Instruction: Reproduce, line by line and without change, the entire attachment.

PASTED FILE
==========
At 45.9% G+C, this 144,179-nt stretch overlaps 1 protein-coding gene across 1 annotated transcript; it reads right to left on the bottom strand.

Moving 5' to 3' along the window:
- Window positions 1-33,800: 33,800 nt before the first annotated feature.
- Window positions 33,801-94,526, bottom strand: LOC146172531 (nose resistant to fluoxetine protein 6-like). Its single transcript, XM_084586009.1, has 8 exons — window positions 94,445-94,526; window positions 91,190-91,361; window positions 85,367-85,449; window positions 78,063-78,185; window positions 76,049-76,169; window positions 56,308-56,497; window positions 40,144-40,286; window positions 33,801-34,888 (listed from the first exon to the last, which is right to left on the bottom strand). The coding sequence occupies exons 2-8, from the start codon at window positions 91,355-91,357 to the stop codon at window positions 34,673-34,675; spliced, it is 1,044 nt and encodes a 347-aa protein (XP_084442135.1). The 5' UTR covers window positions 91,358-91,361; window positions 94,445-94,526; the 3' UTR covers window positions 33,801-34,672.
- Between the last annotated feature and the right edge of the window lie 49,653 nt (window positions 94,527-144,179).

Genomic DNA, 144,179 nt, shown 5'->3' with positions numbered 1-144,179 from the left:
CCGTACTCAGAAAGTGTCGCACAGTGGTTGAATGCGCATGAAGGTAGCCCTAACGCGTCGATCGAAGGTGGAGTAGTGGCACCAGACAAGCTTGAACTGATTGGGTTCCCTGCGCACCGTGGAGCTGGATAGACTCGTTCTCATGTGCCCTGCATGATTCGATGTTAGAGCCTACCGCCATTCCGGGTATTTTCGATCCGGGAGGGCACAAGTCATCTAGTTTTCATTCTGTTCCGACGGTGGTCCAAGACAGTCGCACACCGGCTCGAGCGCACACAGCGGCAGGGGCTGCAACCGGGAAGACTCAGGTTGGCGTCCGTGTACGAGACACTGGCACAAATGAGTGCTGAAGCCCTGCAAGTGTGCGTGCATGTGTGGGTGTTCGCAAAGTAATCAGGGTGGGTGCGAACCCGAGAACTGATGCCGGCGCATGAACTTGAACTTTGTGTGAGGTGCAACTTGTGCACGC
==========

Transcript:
At 45.9% G+C, this 144,179-nt stretch overlaps 1 protein-coding gene across 1 annotated transcript; it reads right to left on the bottom strand.

Moving 5' to 3' along the window:
- Window positions 1-33,800: 33,800 nt before the first annotated feature.
- Window positions 33,801-94,526, bottom strand: LOC146172531 (nose resistant to fluoxetine protein 6-like). Its single transcript, XM_084586009.1, has 8 exons — window positions 94,445-94,526; window positions 91,190-91,361; window positions 85,367-85,449; window positions 78,063-78,185; window positions 76,049-76,169; window positions 56,308-56,497; window positions 40,144-40,286; window positions 33,801-34,888 (listed from the first exon to the last, which is right to left on the bottom strand). The coding sequence occupies exons 2-8, from the start codon at window positions 91,355-91,357 to the stop codon at window positions 34,673-34,675; spliced, it is 1,044 nt and encodes a 347-aa protein (XP_084442135.1). The 5' UTR covers window positions 91,358-91,361; window positions 94,445-94,526; the 3' UTR covers window positions 33,801-34,672.
- Between the last annotated feature and the right edge of the window lie 49,653 nt (window positions 94,527-144,179).

Genomic DNA, 144,179 nt, shown 5'->3' with positions numbered 1-144,179 from the left:
CCGTACTCAGAAAGTGTCGCACAGTGGTTGAATGCGCATGAAGGTAGCCCTAACGCGTCGATCGAAGGTGGAGTAGTGGCACCAGACAAGCTTGAACTGATTGGGTTCCCTGCGCACCGTGGAGCTGGATAGACTCGTTCTCATGTGCCCTGCATGATTCGATGTTAGAGCCTACCGCCATTCCGGGTATTTTCGATCCGGGAGGGCACAAGTCATCTAGTTTTCATTCTGTTCCGACGGTGGTCCAAGACAGTCGCACACCGGCTCGAGCGCACACAGCGGCAGGGGCTGCAACCGGGAAGACTCAGGTTGGCGTCCGTGTACGAGACACTGGCACAAATGAGTGCTGAAGCCCTGCAAGTGTGCGTGCATGTGTGGGTGTTCGCAAAGTAATCAGGGTGGGTGCGAACCCGAGAACTGATGCCGGCGCATGAACTTGAACTTTGTGTGAGGTGCAACTTGTGCACGC